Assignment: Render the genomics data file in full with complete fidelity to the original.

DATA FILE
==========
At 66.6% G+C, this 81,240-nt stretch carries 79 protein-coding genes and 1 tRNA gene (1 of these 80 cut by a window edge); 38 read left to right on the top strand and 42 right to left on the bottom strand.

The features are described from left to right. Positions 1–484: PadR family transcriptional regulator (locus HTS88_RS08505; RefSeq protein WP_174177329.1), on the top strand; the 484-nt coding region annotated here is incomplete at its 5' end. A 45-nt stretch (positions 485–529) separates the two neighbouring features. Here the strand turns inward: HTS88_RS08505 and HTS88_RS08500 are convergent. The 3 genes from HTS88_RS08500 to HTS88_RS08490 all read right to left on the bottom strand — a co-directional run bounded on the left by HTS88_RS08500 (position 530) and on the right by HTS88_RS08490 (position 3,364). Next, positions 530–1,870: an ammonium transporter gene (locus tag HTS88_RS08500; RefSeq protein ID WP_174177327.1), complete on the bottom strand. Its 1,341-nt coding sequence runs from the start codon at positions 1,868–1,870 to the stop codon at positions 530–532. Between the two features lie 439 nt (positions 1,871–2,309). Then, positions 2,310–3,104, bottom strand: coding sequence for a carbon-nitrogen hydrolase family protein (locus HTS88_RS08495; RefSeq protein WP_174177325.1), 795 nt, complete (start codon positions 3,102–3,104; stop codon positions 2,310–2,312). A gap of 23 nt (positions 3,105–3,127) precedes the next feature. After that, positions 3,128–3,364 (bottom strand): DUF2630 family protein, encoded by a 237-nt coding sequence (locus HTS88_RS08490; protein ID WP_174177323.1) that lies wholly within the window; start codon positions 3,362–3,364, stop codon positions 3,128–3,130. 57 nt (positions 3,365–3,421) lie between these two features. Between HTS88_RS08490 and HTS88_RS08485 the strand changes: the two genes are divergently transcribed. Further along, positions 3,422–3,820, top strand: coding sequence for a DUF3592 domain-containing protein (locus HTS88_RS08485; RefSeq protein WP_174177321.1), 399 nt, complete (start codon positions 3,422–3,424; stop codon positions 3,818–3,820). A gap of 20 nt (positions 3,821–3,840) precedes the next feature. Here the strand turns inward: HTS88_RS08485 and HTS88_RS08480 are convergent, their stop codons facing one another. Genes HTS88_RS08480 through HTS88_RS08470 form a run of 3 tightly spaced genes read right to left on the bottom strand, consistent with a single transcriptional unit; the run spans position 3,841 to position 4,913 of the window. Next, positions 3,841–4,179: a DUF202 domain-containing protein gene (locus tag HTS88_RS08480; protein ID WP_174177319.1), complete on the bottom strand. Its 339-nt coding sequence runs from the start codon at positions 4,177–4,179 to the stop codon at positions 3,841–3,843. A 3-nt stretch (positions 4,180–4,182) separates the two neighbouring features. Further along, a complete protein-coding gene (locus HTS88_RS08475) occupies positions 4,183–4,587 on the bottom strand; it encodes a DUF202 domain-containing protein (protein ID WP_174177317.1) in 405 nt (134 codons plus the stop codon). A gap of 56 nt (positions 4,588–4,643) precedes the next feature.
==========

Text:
At 66.6% G+C, this 81,240-nt stretch carries 79 protein-coding genes and 1 tRNA gene (1 of these 80 cut by a window edge); 38 read left to right on the top strand and 42 right to left on the bottom strand.

The features are described from left to right. Positions 1–484: PadR family transcriptional regulator (locus HTS88_RS08505; RefSeq protein WP_174177329.1), on the top strand; the 484-nt coding region annotated here is incomplete at its 5' end. A 45-nt stretch (positions 485–529) separates the two neighbouring features. Here the strand turns inward: HTS88_RS08505 and HTS88_RS08500 are convergent. The 3 genes from HTS88_RS08500 to HTS88_RS08490 all read right to left on the bottom strand — a co-directional run bounded on the left by HTS88_RS08500 (position 530) and on the right by HTS88_RS08490 (position 3,364). Next, positions 530–1,870: an ammonium transporter gene (locus tag HTS88_RS08500; RefSeq protein ID WP_174177327.1), complete on the bottom strand. Its 1,341-nt coding sequence runs from the start codon at positions 1,868–1,870 to the stop codon at positions 530–532. Between the two features lie 439 nt (positions 1,871–2,309). Then, positions 2,310–3,104, bottom strand: coding sequence for a carbon-nitrogen hydrolase family protein (locus HTS88_RS08495; RefSeq protein WP_174177325.1), 795 nt, complete (start codon positions 3,102–3,104; stop codon positions 2,310–2,312). A gap of 23 nt (positions 3,105–3,127) precedes the next feature. After that, positions 3,128–3,364 (bottom strand): DUF2630 family protein, encoded by a 237-nt coding sequence (locus HTS88_RS08490; protein ID WP_174177323.1) that lies wholly within the window; start codon positions 3,362–3,364, stop codon positions 3,128–3,130. 57 nt (positions 3,365–3,421) lie between these two features. Between HTS88_RS08490 and HTS88_RS08485 the strand changes: the two genes are divergently transcribed. Further along, positions 3,422–3,820, top strand: coding sequence for a DUF3592 domain-containing protein (locus HTS88_RS08485; RefSeq protein WP_174177321.1), 399 nt, complete (start codon positions 3,422–3,424; stop codon positions 3,818–3,820). A gap of 20 nt (positions 3,821–3,840) precedes the next feature. Here the strand turns inward: HTS88_RS08485 and HTS88_RS08480 are convergent, their stop codons facing one another. Genes HTS88_RS08480 through HTS88_RS08470 form a run of 3 tightly spaced genes read right to left on the bottom strand, consistent with a single transcriptional unit; the run spans position 3,841 to position 4,913 of the window. Next, positions 3,841–4,179: a DUF202 domain-containing protein gene (locus tag HTS88_RS08480; protein ID WP_174177319.1), complete on the bottom strand. Its 339-nt coding sequence runs from the start codon at positions 4,177–4,179 to the stop codon at positions 3,841–3,843. A 3-nt stretch (positions 4,180–4,182) separates the two neighbouring features. Further along, a complete protein-coding gene (locus HTS88_RS08475) occupies positions 4,183–4,587 on the bottom strand; it encodes a DUF202 domain-containing protein (protein ID WP_174177317.1) in 405 nt (134 codons plus the stop codon). A gap of 56 nt (positions 4,588–4,643) precedes the next feature.